Lately I have been talking a lot about art and the beauty in nature located around me. I think it is important to realize the beauty that is hidden in everything. I consider art to be in everything around me, even the simple and sometimes even forgotten things. For example, a while ago I posted pictures of magnified sugar particles. The pictures resembled a magnificent stained glass mosaic. If you haven’t seen it, then check it out here.
I have always held this philosophy, even when I was little. One thing I have always been especially interested in is old, abandoned buildings. These buildings once held a purpose and now sit empty and abandoned in lonely elegance holding a secret of a rich past. Now I don’t want to get all philosophical, but I find that intriguing, and I guess that’s why I have always been attracted to these buildings. I admit, I’m also intrigued by the haunting presence of these buildings. I am skeptical of the whole paranormal existence, but I find it extremely interesting.
The abandoned Pearlstone mill & elevator sits abandoned in the heart of downtown Dallas. When I was a little girl I was fascinated by this building. Just the image above brings forth curiosity about this monstrous concrete building. What was it? Why is it abandoned? Here is something interesting about the owner of the business that was once housed here, Mr. Pearlstone.
More recently, I discovered another forgotten building, The Baker Hotel, in Mineral Wells, Texas. As soon as you enter the town, you can’t miss the huge majestic building. No doubt, the tallest building in the entire town. When I saw it I had to stop and take a few pictures.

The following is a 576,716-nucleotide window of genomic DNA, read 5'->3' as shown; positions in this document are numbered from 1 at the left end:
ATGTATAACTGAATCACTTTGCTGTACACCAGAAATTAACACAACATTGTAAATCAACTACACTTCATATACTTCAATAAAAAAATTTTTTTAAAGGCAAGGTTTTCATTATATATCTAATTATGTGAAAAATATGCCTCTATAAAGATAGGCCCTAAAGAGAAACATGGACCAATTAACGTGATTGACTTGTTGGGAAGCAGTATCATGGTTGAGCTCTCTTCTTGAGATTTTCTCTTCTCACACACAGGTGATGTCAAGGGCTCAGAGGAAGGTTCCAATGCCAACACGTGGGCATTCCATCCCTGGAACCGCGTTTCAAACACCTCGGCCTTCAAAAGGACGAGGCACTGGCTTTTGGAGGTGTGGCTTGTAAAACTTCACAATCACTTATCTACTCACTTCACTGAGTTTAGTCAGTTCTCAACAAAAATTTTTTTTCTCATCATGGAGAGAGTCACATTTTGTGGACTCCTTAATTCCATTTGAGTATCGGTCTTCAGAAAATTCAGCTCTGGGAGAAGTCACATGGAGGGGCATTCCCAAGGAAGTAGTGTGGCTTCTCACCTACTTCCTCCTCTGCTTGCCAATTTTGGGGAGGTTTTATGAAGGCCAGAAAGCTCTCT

The public is no longer allowed in the building, but you are allowed to walk up to it and look through whatever windows aren’t covered with particle board. I snapped the picture above as I was walking up the front steps. When I made it to the entrance, I was overwhelmed by its’ haunting presence. I peered through windows and saw a beautiful ballroom. The furniture, drapes, and carpets still in the same place as years ago. Giant archways and a massive fireplace complete the room. The old-fashon elevator sat open, waiting for a guest to enter. Despite the aging and deteriorating state , I could imagine the majesty of the place during it’s time. That’s when I realized something strange. I could feel cold air coming from inside the building, as if the air conditioner was blasting on high. This is impossible. No electricity runs to the building anymore AND it was over 100 degrees outside.I have always heard that unexplained cold air could be evidence of paranormal activity. Here’s an explanation on this via wikipedia. Now I’m a skeptic, but I thought, “Could the Baker Hotel be haunted?”
Back in its heyday, this place was considered a hot spot. Many stars from “back in the day” were frequent visitors of the hotel, such as Clark Gable, Judy Garland, and many others. To read the full story, check out the official website dedicated to The Baker Hotel. This website is complete with pictures past and present, and other details. AND for those that like paranormal kind of things, there are even a few ghost stories (and even paranormal investigations) associated with the old hotel.
A quick Google search uncovered a number of ghost stories about the location. The building was even the site of many paranormal investigations. The ghost stories swirling about this location include the hotel owner’s mistress who still haunts the building. Flirting with men that enter the hotel. The story has some truth, it has been proven that Mr. Baker had a mistress who stayed on the 7th floor. When he decided to break off the affair, she committed suicide by jumping off the roof. Paranormal investigators reported the smell of perfume on the 7th floor. Coincidence? Here is a pretty good report of what one paranormal team found.
Regardless if the building is haunted or not is irrelevant. The beauty of the building stands on its’ own. The Baker Hotel overlooks the small town of Mineral Wells in a haunting elegance, locking up the nostalgia of its’ rich and lavish past.